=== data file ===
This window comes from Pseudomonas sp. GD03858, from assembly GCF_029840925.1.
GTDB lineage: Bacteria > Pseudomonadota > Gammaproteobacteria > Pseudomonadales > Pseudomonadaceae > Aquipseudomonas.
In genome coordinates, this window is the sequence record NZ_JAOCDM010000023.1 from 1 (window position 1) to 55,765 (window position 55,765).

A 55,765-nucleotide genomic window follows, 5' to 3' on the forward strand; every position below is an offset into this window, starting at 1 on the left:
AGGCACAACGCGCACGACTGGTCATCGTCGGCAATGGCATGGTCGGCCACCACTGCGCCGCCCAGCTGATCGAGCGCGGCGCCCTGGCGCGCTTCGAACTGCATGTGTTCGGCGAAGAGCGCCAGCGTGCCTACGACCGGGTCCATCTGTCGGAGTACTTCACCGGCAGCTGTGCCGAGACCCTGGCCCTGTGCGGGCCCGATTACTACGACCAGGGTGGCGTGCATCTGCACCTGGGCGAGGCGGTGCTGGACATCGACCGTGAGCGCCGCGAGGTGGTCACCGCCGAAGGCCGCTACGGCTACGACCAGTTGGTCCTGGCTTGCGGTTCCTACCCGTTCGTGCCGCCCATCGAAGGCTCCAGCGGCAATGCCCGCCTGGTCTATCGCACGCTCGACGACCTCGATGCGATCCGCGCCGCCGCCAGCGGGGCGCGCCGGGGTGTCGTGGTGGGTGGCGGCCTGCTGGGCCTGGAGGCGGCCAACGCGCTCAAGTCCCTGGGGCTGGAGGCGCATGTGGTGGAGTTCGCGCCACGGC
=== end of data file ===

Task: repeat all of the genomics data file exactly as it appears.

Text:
This window comes from Pseudomonas sp. GD03858, from assembly GCF_029840925.1.
GTDB lineage: Bacteria > Pseudomonadota > Gammaproteobacteria > Pseudomonadales > Pseudomonadaceae > Aquipseudomonas.
In genome coordinates, this window is the sequence record NZ_JAOCDM010000023.1 from 1 (window position 1) to 55,765 (window position 55,765).

A 55,765-nucleotide genomic window follows, 5' to 3' on the forward strand; every position below is an offset into this window, starting at 1 on the left:
AGGCACAACGCGCACGACTGGTCATCGTCGGCAATGGCATGGTCGGCCACCACTGCGCCGCCCAGCTGATCGAGCGCGGCGCCCTGGCGCGCTTCGAACTGCATGTGTTCGGCGAAGAGCGCCAGCGTGCCTACGACCGGGTCCATCTGTCGGAGTACTTCACCGGCAGCTGTGCCGAGACCCTGGCCCTGTGCGGGCCCGATTACTACGACCAGGGTGGCGTGCATCTGCACCTGGGCGAGGCGGTGCTGGACATCGACCGTGAGCGCCGCGAGGTGGTCACCGCCGAAGGCCGCTACGGCTACGACCAGTTGGTCCTGGCTTGCGGTTCCTACCCGTTCGTGCCGCCCATCGAAGGCTCCAGCGGCAATGCCCGCCTGGTCTATCGCACGCTCGACGACCTCGATGCGATCCGCGCCGCCGCCAGCGGGGCGCGCCGGGGTGTCGTGGTGGGTGGCGGCCTGCTGGGCCTGGAGGCGGCCAACGCGCTCAAGTCCCTGGGGCTGGAGGCGCATGTGGTGGAGTTCGCGCCACGGC